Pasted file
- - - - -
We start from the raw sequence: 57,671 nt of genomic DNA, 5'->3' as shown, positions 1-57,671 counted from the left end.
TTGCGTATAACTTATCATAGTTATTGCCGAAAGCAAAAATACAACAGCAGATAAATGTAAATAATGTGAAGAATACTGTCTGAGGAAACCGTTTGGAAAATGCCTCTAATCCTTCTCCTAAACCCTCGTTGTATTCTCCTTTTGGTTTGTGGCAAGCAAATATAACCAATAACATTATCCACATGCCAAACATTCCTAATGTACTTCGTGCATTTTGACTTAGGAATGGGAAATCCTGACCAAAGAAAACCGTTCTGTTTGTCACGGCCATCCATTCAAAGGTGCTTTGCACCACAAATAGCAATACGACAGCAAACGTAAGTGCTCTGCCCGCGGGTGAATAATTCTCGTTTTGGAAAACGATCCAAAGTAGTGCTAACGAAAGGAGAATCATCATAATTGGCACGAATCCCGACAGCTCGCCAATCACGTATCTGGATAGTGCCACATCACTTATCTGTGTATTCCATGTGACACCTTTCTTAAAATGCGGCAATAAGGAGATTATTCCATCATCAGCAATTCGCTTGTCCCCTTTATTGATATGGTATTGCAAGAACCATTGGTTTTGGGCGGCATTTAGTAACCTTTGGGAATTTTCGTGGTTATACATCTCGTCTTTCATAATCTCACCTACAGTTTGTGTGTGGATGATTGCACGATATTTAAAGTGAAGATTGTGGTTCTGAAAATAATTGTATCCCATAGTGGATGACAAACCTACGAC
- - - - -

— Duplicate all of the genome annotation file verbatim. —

We start from the raw sequence: 57,671 nt of genomic DNA, 5'->3' as shown, positions 1-57,671 counted from the left end.
TTGCGTATAACTTATCATAGTTATTGCCGAAAGCAAAAATACAACAGCAGATAAATGTAAATAATGTGAAGAATACTGTCTGAGGAAACCGTTTGGAAAATGCCTCTAATCCTTCTCCTAAACCCTCGTTGTATTCTCCTTTTGGTTTGTGGCAAGCAAATATAACCAATAACATTATCCACATGCCAAACATTCCTAATGTACTTCGTGCATTTTGACTTAGGAATGGGAAATCCTGACCAAAGAAAACCGTTCTGTTTGTCACGGCCATCCATTCAAAGGTGCTTTGCACCACAAATAGCAATACGACAGCAAACGTAAGTGCTCTGCCCGCGGGTGAATAATTCTCGTTTTGGAAAACGATCCAAAGTAGTGCTAACGAAAGGAGAATCATCATAATTGGCACGAATCCCGACAGCTCGCCAATCACGTATCTGGATAGTGCCACATCACTTATCTGTGTATTCCATGTGACACCTTTCTTAAAATGCGGCAATAAGGAGATTATTCCATCATCAGCAATTCGCTTGTCCCCTTTATTGATATGGTATTGCAAGAACCATTGGTTTTGGGCGGCATTTAGTAACCTTTGGGAATTTTCGTGGTTATACATCTCGTCTTTCATAATCTCACCTACAGTTTGTGTGTGGATGATTGCACGATATTTAAAGTGAAGATTGTGGTTCTGAAAATAATTGTATCCCATAGTGGATGACAAACCTACGAC